a fata! boiler explosion at San Diego Beveral
weeks a«o. held its opening session to-day.
Commander Young. Judge Gear, the defendant's
! attorney, and the full board were present.
Holden Evans, naval constructor, fas in the
room and this gave rise to the question of the
exclusion of naval experts. After consulting
j the naval rules and regulations. Rear Admiral
! Olass decided that Constructor Evans must re
i tire. The charges and specifications were read.
land Commander Young pleaded not guilty to
each of the Six charge*.
Lieutenant rates, of the Bennington, called as
i trif first witness, was not present. Ernest E.
I West, judge advocate, was then called. H-» de
posed that he was custodian of the logs of the
Bennington, at Washington. West produced
th.» logs for the last days of the months of No
vember and December. IflOft. and said thnT for
the first six months of this year th» logs were.
! not filled ont under the signature of Commander
i I.ucWi Young. West vas dismissed as a wit
! nee* and warned by Admiral Glass not to dis
\ cum the trial outside the courtroom. West then
| r^=u!n<=d his sear as judge advocate.
Jolin C. Hannon. a water tender on th° Ben
nlngfon, said boiler F5 had been out of order one
year and rf r month?, all the other boilers hav
ing been repaired.
___ - 1 1
Canadians Say Vessel Failed to Take Clear- 1
ance Papers Two Years Ago.
iiigb-- N S.. Sept 18 — Acting on instructions !
iasueA by Customs Inspector Jones, of Digby, j
government officer, to-day seised the Eastport. ;
*„. S rhooner Glendal* at Campobeh N B.
Two rears ago. it is claimed, the schooner
neglected to take OUt Clearance papers before
ieavinc the latter port, and Inc. that time
'•anadlan offlceni have been »«*tta« her *p
pearance in British waters.
Th A Gl«ndale will be •tripped and towed ro
B t Andrews, N 8.. if a deposit of $400 is not
made bjg the &wners.
Charl"tt»town. P. E L, Sept. 18.— Prince \^u\s
of Battenb«Tg was cordially received here to-day
Th<9 British squadron under h's command will sail
to-morrow morning for Halifax. Outside thai r nrr
the warships -will have target practice. The squad
ron will sail from Halifax for Annapclis on October
CP Thence the -warships will go to New-York leav
ing that port on November 13 for Gibraltar.
Washington, Sept. IS —The State Department has
been informed that Prince Louis of Battenberg -will
bs in "Washington on November 2. The squadron
Police Probe Anew Into Woman's
Alleged Suicide.
Swampscoft, Mass., Sept 18.— Police Chief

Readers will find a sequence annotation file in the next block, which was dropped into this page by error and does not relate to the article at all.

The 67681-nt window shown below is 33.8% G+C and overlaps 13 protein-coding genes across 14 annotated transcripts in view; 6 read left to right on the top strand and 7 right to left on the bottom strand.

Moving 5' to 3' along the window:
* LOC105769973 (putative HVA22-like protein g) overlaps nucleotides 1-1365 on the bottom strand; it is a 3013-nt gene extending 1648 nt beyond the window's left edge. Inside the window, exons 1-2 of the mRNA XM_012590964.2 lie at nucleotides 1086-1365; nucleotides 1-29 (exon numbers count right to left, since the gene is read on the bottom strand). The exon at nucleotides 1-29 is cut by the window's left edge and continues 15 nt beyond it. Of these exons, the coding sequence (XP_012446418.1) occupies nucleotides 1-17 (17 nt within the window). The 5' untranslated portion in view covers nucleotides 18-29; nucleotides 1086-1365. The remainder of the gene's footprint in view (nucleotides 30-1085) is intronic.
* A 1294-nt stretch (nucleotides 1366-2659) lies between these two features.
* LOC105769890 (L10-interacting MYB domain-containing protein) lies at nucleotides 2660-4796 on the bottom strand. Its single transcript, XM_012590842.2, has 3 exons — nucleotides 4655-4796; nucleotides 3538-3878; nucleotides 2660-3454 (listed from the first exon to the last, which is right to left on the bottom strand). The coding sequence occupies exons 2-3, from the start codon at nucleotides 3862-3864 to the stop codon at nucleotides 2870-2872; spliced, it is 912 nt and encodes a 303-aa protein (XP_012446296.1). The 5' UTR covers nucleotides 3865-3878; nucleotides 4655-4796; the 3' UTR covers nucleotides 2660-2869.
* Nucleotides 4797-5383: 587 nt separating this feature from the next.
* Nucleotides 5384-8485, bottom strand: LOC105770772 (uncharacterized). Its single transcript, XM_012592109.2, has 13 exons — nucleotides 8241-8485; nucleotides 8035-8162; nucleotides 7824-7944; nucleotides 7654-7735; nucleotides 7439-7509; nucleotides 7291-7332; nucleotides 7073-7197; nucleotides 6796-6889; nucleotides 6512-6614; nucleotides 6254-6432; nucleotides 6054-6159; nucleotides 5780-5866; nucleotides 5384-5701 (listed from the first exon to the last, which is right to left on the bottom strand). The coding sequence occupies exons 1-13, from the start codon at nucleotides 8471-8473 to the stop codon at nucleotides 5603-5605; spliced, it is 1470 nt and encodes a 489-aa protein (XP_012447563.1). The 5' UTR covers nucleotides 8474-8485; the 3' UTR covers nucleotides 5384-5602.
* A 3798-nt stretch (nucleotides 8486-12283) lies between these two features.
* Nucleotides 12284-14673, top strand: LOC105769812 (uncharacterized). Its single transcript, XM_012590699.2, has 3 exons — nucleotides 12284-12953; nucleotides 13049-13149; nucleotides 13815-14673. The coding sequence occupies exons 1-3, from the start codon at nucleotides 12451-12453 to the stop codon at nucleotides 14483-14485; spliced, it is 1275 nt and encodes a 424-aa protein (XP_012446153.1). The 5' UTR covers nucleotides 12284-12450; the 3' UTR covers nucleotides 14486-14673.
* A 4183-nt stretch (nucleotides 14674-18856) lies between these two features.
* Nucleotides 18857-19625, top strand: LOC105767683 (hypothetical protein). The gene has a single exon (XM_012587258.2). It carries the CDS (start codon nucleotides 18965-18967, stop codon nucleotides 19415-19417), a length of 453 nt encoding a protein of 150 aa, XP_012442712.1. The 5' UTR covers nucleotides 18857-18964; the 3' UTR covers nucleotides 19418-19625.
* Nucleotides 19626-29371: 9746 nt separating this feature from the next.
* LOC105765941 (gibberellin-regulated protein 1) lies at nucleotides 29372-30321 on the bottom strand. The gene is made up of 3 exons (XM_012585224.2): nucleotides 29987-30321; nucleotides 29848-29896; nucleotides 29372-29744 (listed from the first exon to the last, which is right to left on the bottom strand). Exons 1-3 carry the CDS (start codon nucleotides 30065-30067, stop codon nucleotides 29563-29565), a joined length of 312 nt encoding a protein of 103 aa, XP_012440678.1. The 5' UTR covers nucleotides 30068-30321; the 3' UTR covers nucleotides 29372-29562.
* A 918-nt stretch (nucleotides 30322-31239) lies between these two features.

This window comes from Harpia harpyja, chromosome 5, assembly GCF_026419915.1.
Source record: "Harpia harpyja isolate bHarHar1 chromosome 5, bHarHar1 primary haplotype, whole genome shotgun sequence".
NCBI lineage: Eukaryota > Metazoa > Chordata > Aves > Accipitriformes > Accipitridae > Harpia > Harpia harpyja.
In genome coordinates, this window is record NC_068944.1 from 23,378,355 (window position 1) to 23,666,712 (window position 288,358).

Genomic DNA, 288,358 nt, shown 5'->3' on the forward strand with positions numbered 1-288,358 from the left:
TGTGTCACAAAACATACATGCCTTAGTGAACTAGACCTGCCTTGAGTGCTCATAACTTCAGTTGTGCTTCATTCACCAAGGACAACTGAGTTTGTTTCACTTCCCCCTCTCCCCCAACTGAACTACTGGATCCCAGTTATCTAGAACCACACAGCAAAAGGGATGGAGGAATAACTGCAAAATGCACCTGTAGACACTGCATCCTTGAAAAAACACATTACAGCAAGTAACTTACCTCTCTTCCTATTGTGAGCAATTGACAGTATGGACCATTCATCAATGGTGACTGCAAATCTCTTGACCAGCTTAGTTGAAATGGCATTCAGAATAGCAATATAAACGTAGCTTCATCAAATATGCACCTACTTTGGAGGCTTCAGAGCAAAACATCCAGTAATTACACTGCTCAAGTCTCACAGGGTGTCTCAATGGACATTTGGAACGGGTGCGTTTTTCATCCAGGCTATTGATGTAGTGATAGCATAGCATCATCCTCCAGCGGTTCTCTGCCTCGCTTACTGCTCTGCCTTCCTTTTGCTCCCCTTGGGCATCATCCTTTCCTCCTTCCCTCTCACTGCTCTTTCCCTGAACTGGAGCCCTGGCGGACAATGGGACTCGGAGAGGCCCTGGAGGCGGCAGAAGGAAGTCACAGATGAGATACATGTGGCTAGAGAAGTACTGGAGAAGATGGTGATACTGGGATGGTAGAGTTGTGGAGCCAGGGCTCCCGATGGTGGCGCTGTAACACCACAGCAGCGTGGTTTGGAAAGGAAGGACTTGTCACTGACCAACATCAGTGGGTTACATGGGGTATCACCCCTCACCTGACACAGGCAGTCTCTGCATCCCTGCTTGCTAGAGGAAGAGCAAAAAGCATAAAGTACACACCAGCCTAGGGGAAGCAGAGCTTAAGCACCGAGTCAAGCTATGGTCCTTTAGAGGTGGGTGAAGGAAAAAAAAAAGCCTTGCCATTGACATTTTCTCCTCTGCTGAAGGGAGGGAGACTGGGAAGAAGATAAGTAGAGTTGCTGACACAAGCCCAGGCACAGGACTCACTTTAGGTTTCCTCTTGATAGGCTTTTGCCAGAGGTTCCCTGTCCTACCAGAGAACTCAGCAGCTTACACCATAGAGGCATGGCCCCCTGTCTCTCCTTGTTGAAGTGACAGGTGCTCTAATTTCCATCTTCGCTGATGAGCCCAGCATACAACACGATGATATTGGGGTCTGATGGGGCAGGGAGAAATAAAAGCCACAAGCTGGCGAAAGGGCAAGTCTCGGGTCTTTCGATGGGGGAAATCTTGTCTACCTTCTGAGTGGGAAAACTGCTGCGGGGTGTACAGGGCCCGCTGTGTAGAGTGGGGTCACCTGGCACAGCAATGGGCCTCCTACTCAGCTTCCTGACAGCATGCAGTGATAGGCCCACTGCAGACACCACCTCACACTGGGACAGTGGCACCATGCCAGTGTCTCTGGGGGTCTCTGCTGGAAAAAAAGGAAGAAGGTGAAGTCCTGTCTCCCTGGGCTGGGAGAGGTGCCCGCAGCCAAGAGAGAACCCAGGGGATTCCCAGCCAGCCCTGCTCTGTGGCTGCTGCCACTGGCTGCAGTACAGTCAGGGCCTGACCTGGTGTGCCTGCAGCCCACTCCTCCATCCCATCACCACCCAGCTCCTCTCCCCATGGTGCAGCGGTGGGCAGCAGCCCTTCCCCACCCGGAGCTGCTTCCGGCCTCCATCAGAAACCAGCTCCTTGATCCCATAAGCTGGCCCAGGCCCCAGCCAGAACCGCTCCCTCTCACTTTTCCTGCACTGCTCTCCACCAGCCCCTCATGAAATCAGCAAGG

Harris announced this afternoon that the in
quiry into the sudden death of Mrs. Jennie P.
Chase h»re la«?t week had been reopeneS In
response to public opinion. Mrs. Chase, who
•was one of the wealthy summer residents, waa
found dying from gas inhalation, and she died
three days lat^r. Medical Examiner Joseph
Pinkham. -who was also the Chase family physi
cian, pronounced the case one of suicide and
declined to perform an autopsy.
Chief Harris .-aid to-day that he favored an
autopsy. He added that the District Attorney
and the, state police were taking part In the. re
newed investigation, and that an autopsy might
be ordered. Mrs. Chase's body was buried Sat
Chief Harris had a talk with Dr. Hora.-"
Chase, husband of the dead woman. Dr. Chase
told the chief that if the officials decided to
perform an autopsy he would assist them in
every possible way. The chief ha 3 obtained
possession of a bottle which contained chloral,
a drug Mrs. Chase had taken at times to induce
sleep. Judge John W. Berry, of the Lynn polic
court, held a conference with Medical Examiner
Pinkham this afternoon. Judge Berry said be
desired a thorough investigation of the case
Medical Examiner Pinkham admittei that, a
woman called him by telephone last week and
spoke of a threat alleged to hay« been made
by some person agalns* Mm Chaae. The au
thorities, however, do not rftgarl this message
as one of great value. Leonard P. Phillips, a
brother of Mrs. Chase, said to-night that there
was no question but that his Bister committed
suicide No ons had anything to gain by her
death, he thought, and he was opposed to an
Slight Intestinal Operation—Rest
ing Comfortably.
Chicago Sept. IS.-President Harper of the
University of Chicago has undergone another
operation" and. according to a statement Issued
by his family to-night, he is resting comfortably.
The operation, which was performed on Sundaj
night is said to have been but a slight one. to
relieve intestinal retention, and. although there
is much apprehension felt over his condition at
tne university, members of his family are confi
dent he will rally quickly. The statement of his
physicians la that he will be up and abmit his
ii^nal affairs within a few days.
TWs Tis the third time within th* last year
and a half that Dr. Hnrper has been on the
operating table.
Police Interfere in Time to Prevent
Blood >f Fight.
Th rival Chinese organizations were in a fair
way to a renewal of the bloody fights of sev
eral weeks ago. when the police swooped down
on the headquarters of the on Leon Tong at No.
14 Mott-SL last night and carted off half a
dozen men. There was a meeting of the On
I eon Tong at No. 14. and everything was going
along c-almly when the Hip Sing Ton. forces
broke in and proceeded to batter the faces of
the On Leon Tong men.
Several shots were fired and the noise attracted
the attention of persons on the outside. Acting
Captain Eggers-s men burst into the rooms and
arrested Kip Loch Chon* No. 14 Mott-st.: Lee
I>»v No 32 Mott-st.: Jim Lang, Charley Lee
and' Sam Tuck, all of No. 18 Mott-st and Tom
j cc' B secretary. Lee Tup, all members of the
HipPinK Tong- <^c On Leon Tong member
wi. ba.l.y injured in the fight, but refused to
be taken to a hospital.
Rumor of $100,000 Spent by Insur
ance Companies in Illinois.
rB - e! ,rraoh to Th ' Trlbßß*.]
ill I*-The sum with which the in